Jay’s legal considerations are several. On some of those issues he is on firm legal standing while on others he should reconsider his position. The first issue facing Jay is how he should resolve the payment of the $15,000 contract payment that Westside Construction Group was promised by Jay in the event that project was completed by March 1. Ordinarily, the terms of a contract are unalterable once agreed upon but the situation presented between Jay and Westside are different and present an exception. The parties’ original contract called for the contract to be completed by March 1st so the new contract involving the Port Torrens Football Club does not mark a new completion date but WCG’s guarantee of completion provides WCG the capacity to contract with Port Torrens that otherwise they may not be able to do. WCG’s assurance, through Tom, makes Jay’s contract with Port Torrens a reality (Musumeci v. Winadell Pty. Ltd., 1994). Parties to a contract are permitted the opportunity to alter the terms of the contract but such alteration must be by mutual agreement and must be supported by consideration. In the instant case, consideration is definitely present in the form of the additional $15,000 payment by Jay and WCG’s agreement to complete the project earlier. If Jay has any argument that he is not obligated to pay WCG the additional consideration it must be based on the fact that Tom, the project manager for WCG, did not have authority to bind WCG (Chapple, 2002). Unfortunately, even if Tom lacked such authority, Jay still must get by the WCG detrimentally relied upon the representations made by Jay to Tom. Undoubtedly, WCG incurred additional expenses and time restraints in an effort to complete the contract in a timely manner (Walton’s Stores (Interstate) Ltd. v. Maher, 1988). For whatever reason, Jay was the one that made the offer to WCG and must, therefore, have felt that WCG’s guarantee was of value to him. WCG may have completed the contract by March 1st without the additional consideration but once the additional consideration was offered, and accepted, it becomes part of the contract and Jay is obligated to tender it.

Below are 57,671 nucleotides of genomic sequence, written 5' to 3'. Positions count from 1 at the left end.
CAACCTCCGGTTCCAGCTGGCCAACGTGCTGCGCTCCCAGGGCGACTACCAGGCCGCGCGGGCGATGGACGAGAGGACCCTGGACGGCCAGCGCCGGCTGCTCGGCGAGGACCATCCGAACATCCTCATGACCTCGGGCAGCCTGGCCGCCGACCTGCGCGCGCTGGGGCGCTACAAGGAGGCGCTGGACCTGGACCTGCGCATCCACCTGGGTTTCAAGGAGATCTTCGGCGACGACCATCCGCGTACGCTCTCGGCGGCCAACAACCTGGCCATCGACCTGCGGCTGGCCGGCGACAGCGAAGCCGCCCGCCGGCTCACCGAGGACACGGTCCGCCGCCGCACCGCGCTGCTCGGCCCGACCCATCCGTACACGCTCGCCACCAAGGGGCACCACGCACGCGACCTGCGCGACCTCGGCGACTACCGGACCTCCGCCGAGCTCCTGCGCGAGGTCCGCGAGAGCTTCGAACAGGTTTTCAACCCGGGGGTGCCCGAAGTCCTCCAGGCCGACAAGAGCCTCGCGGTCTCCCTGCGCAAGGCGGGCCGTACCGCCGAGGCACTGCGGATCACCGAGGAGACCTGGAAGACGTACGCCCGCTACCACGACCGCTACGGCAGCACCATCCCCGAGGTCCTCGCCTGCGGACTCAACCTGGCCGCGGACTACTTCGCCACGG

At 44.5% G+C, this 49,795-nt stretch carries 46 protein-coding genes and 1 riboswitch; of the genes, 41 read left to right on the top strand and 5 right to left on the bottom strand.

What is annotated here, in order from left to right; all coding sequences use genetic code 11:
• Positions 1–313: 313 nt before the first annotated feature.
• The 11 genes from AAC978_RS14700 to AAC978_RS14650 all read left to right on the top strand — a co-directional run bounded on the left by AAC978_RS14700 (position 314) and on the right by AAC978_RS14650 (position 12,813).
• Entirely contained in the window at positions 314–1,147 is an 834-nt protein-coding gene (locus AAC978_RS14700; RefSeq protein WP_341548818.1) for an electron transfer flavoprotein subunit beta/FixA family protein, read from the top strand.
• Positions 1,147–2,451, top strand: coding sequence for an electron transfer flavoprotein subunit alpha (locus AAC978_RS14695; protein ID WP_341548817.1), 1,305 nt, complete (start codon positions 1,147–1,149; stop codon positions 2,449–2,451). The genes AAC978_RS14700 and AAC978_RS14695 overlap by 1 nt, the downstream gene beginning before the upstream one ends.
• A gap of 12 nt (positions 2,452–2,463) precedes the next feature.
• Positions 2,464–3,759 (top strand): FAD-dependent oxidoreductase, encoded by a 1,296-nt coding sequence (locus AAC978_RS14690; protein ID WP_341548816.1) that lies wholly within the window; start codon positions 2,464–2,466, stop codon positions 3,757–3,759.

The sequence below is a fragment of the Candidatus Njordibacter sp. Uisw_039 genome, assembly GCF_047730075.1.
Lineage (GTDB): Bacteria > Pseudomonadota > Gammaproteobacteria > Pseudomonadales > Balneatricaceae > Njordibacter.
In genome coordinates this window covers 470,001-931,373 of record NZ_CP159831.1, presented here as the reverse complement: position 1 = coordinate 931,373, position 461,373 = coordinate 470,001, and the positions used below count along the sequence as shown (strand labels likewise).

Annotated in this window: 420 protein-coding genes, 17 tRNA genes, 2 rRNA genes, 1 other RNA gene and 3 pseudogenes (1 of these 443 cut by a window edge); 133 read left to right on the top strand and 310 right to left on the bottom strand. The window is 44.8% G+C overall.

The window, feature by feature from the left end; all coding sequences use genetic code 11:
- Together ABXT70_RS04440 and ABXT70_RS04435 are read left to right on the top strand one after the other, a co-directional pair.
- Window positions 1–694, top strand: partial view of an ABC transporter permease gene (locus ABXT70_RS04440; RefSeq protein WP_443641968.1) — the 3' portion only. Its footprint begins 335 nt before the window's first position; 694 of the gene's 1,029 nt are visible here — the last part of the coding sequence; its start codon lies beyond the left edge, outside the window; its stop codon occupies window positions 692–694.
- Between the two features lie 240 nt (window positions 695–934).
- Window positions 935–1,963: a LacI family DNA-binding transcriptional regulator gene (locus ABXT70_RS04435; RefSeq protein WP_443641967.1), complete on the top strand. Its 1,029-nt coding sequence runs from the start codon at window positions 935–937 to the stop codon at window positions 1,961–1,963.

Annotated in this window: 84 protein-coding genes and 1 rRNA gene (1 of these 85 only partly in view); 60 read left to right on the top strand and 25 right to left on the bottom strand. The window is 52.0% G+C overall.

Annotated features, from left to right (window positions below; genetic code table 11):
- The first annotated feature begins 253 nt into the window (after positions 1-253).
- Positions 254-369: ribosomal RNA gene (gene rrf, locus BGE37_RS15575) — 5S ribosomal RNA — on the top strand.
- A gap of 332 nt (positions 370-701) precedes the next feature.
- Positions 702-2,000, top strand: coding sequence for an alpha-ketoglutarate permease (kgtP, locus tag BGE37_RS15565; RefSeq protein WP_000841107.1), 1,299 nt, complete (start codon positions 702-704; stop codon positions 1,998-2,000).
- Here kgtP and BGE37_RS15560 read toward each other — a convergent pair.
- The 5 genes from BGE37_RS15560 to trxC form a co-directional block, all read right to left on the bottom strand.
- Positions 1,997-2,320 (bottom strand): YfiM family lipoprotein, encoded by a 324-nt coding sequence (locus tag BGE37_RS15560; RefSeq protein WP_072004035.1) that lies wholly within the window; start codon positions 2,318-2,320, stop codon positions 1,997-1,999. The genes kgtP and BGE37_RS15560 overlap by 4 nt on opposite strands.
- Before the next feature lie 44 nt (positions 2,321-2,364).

Jay also has a potential problem in relationship to his agreement with Harris (Brereton, 2007). Contrary to the advise that Jay may received relative to his not being obligated to pay Harris because Jay has not signed the contract with Harris, Jay’s position on this issue is similar to his position relative to the $15,000 payment to WCG (Empirnall Holdings Pty. Ltd. v. Machon Paull Partners Pty. Ltd., 1988). This time, however, Harris is the principal and his signature on the contract with Jay firmed the agreement. Jay made the offer, reviewed Harris’ plans, and encouraged him to begin and complete the work. Under such circumstances, Jay cannot subsequently avoid liability through a technicality such as his not having signed the contract. Harris has completed 66% of the contract and Jay would be stopped from denying the existence of an agreement. The fact that the mural is no longer wanted by the new buyers may have afforded Jay the opportunity to strike a deal with Harris but that opportunity was likely lost when Jay did not broach the issue when the sale to the Port Torrens Football Club was being negotiated. At a minimum, Harris is entitled to 2/3 of the contract price based on quantum meruit (Planche v. Colburn, 1831).